Boehner upends talks with ‘Plan B’

Just two weeks from an economy-threatening deadline, fiscal cliff talks hit a lull Tuesday as House Speaker John Boehner announced that Republicans would also march ahead with their own tax plan on a separate track from the one he’s been pursuing with President Barack Obama.

Just two weeks from an economy-threatening deadline, fiscal cliff talks hit a lull Tuesday as House Speaker John Boehner announced that Republicans would also march ahead with their own tax plan on a separate track from the one he’s been pursuing with President Barack Obama.

The White House and leading congressional Democrats immediately rejected Boehner’s “Plan B,” which would extend soon-to-expire Bush-era tax cuts for everyone making less than $1 million but would not address huge across-the-board spending cuts that are set to strike the Pentagon and domestic programs next year.

“Instead of making tough choices today House Republicans are threatening to abandon serious negotiations,” said Senate Majority Leader Harry Reid, D-Nev.

Reid added: “Everyone should understand Boehner’s proposal will not pass the Senate.”

Boehner’s surprise move came after significant progress over the past several days in talks with Obama — talks that produced movement on tax rate hikes that have proven deeply unsettling to GOP conservatives and on cuts to Social Security benefits that have incensed liberal Democrats.

Just Monday, Obama offered concessions, including a plan to raise top tax rates on households earning more than $400,000 instead of the $250,000 threshold he had campaigned on.

And the two sides had inched closer on the total amount of tax revenue required to seal the agreement.

Obama now would settle for $1.2 trillion over the coming decade while Boehner is offering $1 trillion.

By contrast, protecting income below $1 million from a hike in the top tax rate from 35 per cent to 39.6 per cent would raise only $269 billion over the coming decade.

But the outlines of a possible Obama-Boehner agreement appeared to have shaky support at best from Boehner’s leadership team and outright opposition from key Republicans like vice-presidential nominee Paul Ryan, R-Wis., a House GOP aide said. That aide spoke only on condition of anonymity because the aide was not authorized to discuss the situation publicly.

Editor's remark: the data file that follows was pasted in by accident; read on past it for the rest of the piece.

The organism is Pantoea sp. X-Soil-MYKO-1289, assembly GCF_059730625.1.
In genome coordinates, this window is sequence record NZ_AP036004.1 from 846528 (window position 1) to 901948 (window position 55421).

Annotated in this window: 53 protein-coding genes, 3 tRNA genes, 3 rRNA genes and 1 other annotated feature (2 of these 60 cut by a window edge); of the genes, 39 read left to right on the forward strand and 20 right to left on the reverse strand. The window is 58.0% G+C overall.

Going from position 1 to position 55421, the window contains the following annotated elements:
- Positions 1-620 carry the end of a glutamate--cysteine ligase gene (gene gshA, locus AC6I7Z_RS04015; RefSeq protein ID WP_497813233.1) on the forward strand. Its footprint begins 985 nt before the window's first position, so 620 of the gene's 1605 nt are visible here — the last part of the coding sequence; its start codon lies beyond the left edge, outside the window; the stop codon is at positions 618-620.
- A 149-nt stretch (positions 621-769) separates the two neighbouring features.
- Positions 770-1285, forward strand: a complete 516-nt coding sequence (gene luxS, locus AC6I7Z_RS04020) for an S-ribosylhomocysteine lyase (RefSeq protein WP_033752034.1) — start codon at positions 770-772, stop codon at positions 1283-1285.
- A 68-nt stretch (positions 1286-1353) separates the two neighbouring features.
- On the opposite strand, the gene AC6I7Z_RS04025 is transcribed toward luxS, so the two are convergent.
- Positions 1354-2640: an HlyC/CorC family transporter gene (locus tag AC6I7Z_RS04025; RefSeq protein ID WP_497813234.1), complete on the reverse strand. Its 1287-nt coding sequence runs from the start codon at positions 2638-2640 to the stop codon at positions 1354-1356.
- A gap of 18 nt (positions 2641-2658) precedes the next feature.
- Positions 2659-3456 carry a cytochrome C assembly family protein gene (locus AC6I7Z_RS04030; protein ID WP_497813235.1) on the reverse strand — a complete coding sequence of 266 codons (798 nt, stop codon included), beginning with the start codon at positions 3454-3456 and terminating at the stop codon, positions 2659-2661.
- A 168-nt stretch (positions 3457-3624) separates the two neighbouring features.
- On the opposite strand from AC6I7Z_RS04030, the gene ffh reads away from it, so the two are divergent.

Though Obama spokesman Jay Carney had nothing good to say about Boehner’s new option, he said, “The president is willing to continue to work with Republicans” toward a broader agreement.

The narrower Plan B faced plenty of opposition. Democrats announced they would oppose it, and many conservative Republicans continued to resist any vote that might be interpreted as raising taxes. Republicans were refining the measure Tuesday in hopes of building support among the GOP rank and file, but passing the measure exclusively with GOP votes could prove difficult.

“I think it’s a terrible idea,” said Rep. Raul Labrador, R-Idaho. “For a lot of reasons.”

Democrats said Boehner’s move made it clear he was abandoning efforts to reach an agreement with Obama — much as he quit talks with Obama 18 months ago.

“Plan B is yet another example of House Republicans walking away from negotiations,” said Rep. Chris Van Hollen, D-Md., top Democrat on the Budget Committee.

Boehner, however, said Obama is the one proving to be too inflexible, even as he held out hope that talks with Obama might yet bear fruit.

“He talked about a ’balanced’ approach on the campaign trail,” Boehner said. “What the White House offered yesterday — $1.3 trillion in revenue for only $850 billion in spending cuts — cannot be considered balanced.”

Just Monday, the Capitol bristled with optimism that Boehner and Obama might strike a bargain.

In a new offer, Obama dropped his long-held insistence that taxes rise on individuals earning more than $200,000 and families making more than $250,000. He is now offering a new threshold of $400,000 and lowering his 10-year tax revenue goals from the $1.6 trillion he originally sought.

The new Obama plan seeks $1.2 trillion in revenue over 10 years and $1.2 trillion in 10-year spending reductions. Boehner aides say the revenue is closer to $1.3 trillion if revenue triggered by a new inflation index is counted, and they say the spending reductions are closer to $930 billion if one discounts about $290 billion in lower estimated debt interest.

The two sides also differ on the estate tax, extending unemployment benefits and how to address the need to raise the government’s borrowing cap to prevent a first-ever U.S. default and a re-run of last year’s debt crisis.

The White House was facing its own backlash, with labour, liberal and elderly advocacy groups mounting an organized campaign against any adjustments in cost-of-living for Social Security beneficiaries.

“President Obama and other Democrats campaigned saying Social Security doesn’t affect the deficit,” said Roger Hickey, co-director of the liberal Campaign for America’s Future. “Social Security recipients are going to notice and they are either going to blame John Boehner or President Obama.”

The change would reduce annual cost-of-living increases for beneficiaries of Social Security and other government programs. It also would push more people into higher tax brackets by making smaller annual adjustments to brackets.

The administration appeared confident that most Democrats would reluctantly vote for the idea in an attractive enough budget package.

White House spokesman Carney described the inclusion of the inflation adjustment as “a technical change” that was “not directed at one particular program.” He also said that if instituted, the administration would ensure that the most vulnerable beneficiaries would not be affected.

“As part of an effort to find common ground, with the Republicans, the president has agreed to put this in his proposal,” Carney said.

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